A persistent foot injury has forced multiple New Zealand distance running record holder Kim Smith to retire from the sport
The 35-year-old Aucklander, made the decision after several seasons of below-par performances.
"Since undergoing foot surgery (after rupturing a tendon in the foot) in 2014 my feet have never been the same," she said.
"I just can't do what I want to (in terms of training), which will allow me to race at the level I want to. My body just can't handle it. Mentally it was very hard to race poorly. It was just not enjoyable anymore.
"Last year I was in a lot of pain running, so in some ways (to retire) is a relief. I'm also four months pregnant and having another child was important to me. So, this has made it an easier decision."
During her three years at the Rhode Island-based university from 2002 to 2005 she went from a raw college hopeful into a burgeoning international performer.
In 2005 she won the World University Games 5000m gold medal and made her IAAF World Championship debut in Helsinki, finishing 15th in the 10,000m.
At the next edition of the World Championships in Osaka two years later she produced one of the best performances of her career to finish fifth.
Smith competed at three Olympics, Athens in 2004, Beijing in 2008 and London in 2012.
He eighth placing in the 10, 000m in Beijing being the best of those.
While pleased with her performances, Smith knows she was robbed of higher placings throughout her career due to drug cheats.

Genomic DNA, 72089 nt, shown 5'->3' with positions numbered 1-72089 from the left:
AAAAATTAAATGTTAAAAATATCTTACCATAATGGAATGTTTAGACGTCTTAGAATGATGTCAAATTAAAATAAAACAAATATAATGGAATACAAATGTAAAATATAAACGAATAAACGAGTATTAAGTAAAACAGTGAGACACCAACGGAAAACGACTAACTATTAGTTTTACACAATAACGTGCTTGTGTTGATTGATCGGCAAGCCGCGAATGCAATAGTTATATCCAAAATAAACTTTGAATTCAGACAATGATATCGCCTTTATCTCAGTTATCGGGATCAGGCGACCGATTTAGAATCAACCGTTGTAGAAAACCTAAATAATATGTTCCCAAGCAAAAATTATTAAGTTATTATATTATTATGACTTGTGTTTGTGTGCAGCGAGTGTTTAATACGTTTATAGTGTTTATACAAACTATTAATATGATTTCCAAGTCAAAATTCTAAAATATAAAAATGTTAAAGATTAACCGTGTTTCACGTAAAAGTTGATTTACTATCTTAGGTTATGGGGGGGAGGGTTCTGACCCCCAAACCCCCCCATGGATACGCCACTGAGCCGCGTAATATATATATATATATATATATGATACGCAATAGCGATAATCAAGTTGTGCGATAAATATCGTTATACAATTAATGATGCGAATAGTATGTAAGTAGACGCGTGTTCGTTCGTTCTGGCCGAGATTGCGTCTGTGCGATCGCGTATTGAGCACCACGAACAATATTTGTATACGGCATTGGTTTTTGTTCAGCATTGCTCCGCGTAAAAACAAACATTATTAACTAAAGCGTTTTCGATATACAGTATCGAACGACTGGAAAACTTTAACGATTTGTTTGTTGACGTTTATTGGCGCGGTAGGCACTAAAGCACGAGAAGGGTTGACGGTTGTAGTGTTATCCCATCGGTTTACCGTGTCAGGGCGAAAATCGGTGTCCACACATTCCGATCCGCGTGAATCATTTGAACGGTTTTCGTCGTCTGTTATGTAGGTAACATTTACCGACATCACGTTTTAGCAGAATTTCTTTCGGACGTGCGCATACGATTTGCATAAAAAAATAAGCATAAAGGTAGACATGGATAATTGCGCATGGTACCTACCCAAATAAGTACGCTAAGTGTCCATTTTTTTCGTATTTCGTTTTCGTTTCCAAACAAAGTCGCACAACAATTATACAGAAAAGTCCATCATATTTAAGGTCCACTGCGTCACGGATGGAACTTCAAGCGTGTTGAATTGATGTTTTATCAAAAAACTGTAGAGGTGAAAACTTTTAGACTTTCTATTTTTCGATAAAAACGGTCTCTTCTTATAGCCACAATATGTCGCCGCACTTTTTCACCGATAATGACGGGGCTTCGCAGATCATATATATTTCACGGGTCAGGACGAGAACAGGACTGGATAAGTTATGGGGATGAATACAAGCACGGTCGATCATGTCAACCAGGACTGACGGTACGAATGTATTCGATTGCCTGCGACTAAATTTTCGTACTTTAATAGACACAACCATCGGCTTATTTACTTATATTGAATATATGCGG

"It is hard to look at the results and see that people ahead of me have been caught for drugs and that some of the best years of my career were during pretty dirty years for the sport," she says.
"A Russian finished ahead of me at the Beijing Olympics and it is sad to look back on those years and say that. I just tried to finish as high up as I could, but I definitely wonder how much higher up the field I could have finished without the cheating."
After a failed attempt to finish the 2008 New York Marathon due to illness she unleashed a stunning performance at her first completed effort over the 42.2km distance, when setting a New Zealand record of 2:25:21 to place sixth at the 2010 London Marathon.
Her Olympic career finished in London in 2012 when she finished a disappointing 14th.
She currently owns 11 indoor and outdoor New Zealand records including every outdoor mark from 3000m to the marathon - and she is particularly proud her 5000m indoor mark of 14:39.89 set in New York in 2009 - which is a little over six seconds quicker than her outdoor national record for the distance.
Qualifying for her first Olympics in Athens was another highlight - "because I never thought it was possible."
"I can't imagine what I would be doing now if I hadn't made the choice to be a runner," says Kim, who at four months pregnant is still running 40 minutes a day.
"Running has allowed me to travel the world and to be able to do so many things."
"In future I hope to get into coaching. I love the sport so much and I can't imagine a life without it."